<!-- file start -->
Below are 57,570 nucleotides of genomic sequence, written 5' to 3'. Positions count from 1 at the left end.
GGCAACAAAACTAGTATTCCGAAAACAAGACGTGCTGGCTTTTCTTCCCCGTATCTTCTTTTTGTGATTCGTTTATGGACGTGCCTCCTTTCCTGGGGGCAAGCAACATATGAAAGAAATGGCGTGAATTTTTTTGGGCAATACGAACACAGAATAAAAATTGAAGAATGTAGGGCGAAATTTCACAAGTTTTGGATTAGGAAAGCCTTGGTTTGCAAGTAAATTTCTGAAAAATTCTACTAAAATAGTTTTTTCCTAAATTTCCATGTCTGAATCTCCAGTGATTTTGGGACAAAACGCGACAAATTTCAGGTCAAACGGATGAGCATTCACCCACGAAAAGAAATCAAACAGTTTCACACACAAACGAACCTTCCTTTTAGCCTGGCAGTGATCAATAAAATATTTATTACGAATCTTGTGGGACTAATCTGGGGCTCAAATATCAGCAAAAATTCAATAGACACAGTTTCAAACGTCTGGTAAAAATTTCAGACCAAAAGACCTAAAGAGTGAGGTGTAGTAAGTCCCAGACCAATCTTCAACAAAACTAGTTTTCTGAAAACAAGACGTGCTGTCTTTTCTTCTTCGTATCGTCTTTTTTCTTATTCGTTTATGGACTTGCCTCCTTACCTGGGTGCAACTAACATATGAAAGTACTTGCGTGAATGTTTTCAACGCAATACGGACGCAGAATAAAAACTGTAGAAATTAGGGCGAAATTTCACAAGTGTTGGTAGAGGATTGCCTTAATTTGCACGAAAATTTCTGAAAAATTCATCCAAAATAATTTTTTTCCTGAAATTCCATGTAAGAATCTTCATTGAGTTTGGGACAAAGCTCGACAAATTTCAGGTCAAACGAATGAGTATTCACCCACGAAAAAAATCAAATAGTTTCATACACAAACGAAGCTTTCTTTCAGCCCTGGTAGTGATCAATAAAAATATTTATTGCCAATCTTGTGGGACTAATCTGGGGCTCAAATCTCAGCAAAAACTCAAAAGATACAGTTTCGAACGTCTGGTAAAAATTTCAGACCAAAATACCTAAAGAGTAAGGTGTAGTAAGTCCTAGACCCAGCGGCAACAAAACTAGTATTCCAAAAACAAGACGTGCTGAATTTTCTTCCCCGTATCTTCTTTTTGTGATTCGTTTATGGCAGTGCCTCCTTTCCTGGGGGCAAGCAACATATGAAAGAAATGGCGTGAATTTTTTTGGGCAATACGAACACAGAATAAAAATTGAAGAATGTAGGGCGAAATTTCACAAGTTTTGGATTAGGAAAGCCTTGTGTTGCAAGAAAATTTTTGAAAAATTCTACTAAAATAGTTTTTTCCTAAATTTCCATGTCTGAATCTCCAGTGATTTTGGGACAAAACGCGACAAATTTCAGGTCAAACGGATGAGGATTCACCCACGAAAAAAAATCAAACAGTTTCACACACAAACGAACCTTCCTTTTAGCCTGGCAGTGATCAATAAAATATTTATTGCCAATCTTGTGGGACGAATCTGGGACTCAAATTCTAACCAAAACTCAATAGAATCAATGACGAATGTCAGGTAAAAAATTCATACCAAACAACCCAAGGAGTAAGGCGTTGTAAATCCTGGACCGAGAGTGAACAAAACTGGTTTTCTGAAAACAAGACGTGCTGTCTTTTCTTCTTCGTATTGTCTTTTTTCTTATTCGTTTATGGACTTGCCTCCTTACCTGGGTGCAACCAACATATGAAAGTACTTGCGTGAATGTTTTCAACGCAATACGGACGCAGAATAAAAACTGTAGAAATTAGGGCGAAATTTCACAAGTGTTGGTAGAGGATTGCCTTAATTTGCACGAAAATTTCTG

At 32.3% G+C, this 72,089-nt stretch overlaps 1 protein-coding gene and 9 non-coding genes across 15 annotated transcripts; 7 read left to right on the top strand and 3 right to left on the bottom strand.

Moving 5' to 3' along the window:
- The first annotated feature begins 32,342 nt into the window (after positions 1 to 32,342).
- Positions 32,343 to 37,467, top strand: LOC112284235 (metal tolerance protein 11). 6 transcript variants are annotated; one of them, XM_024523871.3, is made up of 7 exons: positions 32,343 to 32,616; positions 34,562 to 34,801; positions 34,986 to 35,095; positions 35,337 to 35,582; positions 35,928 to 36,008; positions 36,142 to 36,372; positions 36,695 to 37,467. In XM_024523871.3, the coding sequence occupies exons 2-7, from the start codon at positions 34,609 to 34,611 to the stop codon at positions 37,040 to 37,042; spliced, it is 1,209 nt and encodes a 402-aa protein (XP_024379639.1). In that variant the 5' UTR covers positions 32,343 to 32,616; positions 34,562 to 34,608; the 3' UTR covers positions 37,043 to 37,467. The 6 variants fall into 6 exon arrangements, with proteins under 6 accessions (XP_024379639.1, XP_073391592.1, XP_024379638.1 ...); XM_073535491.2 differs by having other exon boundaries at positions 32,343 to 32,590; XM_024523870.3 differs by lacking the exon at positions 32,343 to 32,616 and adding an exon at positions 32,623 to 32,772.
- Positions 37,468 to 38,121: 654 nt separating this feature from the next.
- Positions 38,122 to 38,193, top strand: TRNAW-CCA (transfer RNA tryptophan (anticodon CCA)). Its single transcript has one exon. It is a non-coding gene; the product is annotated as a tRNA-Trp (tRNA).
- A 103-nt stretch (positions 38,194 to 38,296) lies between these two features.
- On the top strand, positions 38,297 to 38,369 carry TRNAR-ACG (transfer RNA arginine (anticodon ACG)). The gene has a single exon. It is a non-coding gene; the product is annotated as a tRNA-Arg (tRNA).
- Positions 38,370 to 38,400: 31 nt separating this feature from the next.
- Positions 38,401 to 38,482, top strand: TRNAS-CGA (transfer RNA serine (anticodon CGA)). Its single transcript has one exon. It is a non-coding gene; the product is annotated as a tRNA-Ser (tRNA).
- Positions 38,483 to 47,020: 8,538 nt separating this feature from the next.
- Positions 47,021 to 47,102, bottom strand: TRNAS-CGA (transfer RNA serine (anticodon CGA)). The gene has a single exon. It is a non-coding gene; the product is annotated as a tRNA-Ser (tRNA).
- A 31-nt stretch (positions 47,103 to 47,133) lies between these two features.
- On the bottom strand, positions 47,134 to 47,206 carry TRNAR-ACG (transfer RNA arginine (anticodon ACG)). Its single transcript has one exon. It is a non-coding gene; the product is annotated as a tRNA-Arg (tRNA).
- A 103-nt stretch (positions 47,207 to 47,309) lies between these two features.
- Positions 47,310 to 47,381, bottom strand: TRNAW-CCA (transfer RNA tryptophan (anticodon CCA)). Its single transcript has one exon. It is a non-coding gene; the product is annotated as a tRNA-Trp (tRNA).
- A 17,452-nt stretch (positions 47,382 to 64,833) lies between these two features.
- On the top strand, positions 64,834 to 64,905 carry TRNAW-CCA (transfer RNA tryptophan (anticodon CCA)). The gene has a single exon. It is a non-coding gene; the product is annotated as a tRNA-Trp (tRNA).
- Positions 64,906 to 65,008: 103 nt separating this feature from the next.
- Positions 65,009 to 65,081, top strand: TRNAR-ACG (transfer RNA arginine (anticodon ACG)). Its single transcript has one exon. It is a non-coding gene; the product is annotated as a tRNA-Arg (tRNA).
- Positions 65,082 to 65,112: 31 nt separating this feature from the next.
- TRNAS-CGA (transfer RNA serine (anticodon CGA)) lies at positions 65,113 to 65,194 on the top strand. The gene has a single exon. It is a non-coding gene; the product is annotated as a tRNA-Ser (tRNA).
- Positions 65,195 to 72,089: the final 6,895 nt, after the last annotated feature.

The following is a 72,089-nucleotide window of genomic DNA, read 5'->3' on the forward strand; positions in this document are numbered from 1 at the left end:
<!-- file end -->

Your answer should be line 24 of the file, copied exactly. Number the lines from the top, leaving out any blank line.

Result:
- TRNAS-CGA (transfer RNA serine (anticodon CGA)) lies at positions 65,113 to 65,194 on the top strand. The gene has a single exon. It is a non-coding gene; the product is annotated as a tRNA-Ser (tRNA).